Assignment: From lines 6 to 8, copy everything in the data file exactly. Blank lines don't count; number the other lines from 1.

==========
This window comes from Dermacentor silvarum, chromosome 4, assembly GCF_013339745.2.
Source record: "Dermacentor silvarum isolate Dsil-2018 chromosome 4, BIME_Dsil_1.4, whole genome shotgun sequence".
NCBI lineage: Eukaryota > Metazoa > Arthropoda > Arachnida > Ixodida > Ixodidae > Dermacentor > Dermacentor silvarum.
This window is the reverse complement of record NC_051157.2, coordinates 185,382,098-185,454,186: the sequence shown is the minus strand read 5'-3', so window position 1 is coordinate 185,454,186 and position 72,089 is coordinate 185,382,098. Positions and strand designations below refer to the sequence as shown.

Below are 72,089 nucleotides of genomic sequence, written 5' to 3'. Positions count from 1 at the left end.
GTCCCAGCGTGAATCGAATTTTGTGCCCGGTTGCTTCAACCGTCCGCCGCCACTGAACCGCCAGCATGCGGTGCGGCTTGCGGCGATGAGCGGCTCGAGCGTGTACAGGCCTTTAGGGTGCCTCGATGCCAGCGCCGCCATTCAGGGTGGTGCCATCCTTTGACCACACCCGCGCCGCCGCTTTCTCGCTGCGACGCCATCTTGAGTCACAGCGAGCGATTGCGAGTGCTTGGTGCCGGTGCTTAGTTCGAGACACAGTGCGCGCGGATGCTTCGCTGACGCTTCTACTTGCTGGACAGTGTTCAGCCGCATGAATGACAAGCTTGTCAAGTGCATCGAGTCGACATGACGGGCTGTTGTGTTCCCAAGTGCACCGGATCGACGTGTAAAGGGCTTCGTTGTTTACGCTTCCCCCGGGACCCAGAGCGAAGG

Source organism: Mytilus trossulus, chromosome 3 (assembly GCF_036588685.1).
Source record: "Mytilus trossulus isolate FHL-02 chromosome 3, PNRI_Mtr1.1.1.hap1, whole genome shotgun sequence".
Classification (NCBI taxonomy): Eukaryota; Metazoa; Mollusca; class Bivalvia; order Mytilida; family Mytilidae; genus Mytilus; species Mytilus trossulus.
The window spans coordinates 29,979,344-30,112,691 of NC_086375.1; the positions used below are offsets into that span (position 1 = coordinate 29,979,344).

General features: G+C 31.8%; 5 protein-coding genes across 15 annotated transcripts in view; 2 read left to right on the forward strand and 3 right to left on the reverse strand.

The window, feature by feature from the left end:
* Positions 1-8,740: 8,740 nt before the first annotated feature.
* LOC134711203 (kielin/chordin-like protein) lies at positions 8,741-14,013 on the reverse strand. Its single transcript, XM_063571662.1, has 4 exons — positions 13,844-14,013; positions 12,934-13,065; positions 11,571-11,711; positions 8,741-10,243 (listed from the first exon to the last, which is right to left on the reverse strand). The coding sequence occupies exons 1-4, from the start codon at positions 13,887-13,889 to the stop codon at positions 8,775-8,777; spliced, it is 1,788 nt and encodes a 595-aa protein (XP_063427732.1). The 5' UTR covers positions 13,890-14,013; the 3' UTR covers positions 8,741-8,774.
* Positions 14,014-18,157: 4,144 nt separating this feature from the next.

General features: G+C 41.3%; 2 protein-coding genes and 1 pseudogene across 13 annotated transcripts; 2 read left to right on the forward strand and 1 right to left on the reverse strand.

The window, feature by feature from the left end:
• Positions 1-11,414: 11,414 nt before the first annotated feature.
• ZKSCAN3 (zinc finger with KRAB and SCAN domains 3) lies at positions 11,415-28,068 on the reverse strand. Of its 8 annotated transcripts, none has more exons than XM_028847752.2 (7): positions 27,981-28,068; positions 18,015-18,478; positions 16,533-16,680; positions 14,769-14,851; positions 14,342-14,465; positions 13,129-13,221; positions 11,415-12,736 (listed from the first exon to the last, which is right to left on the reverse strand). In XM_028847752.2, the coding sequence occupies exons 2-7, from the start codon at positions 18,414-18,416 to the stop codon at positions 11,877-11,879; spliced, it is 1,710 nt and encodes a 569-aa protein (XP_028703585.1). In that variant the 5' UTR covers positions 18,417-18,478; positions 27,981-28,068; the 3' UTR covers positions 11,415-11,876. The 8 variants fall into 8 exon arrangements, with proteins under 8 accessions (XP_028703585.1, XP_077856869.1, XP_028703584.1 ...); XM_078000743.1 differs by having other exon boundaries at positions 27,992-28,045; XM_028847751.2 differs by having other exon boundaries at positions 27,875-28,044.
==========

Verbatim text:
GTCCCAGCGTGAATCGAATTTTGTGCCCGGTTGCTTCAACCGTCCGCCGCCACTGAACCGCCAGCATGCGGTGCGGCTTGCGGCGATGAGCGGCTCGAGCGTGTACAGGCCTTTAGGGTGCCTCGATGCCAGCGCCGCCATTCAGGGTGGTGCCATCCTTTGACCACACCCGCGCCGCCGCTTTCTCGCTGCGACGCCATCTTGAGTCACAGCGAGCGATTGCGAGTGCTTGGTGCCGGTGCTTAGTTCGAGACACAGTGCGCGCGGATGCTTCGCTGACGCTTCTACTTGCTGGACAGTGTTCAGCCGCATGAATGACAAGCTTGTCAAGTGCATCGAGTCGACATGACGGGCTGTTGTGTTCCCAAGTGCACCGGATCGACGTGTAAAGGGCTTCGTTGTTTACGCTTCCCCCGGGACCCAGAGCGAAGG

Source organism: Mytilus trossulus, chromosome 3 (assembly GCF_036588685.1).
Source record: "Mytilus trossulus isolate FHL-02 chromosome 3, PNRI_Mtr1.1.1.hap1, whole genome shotgun sequence".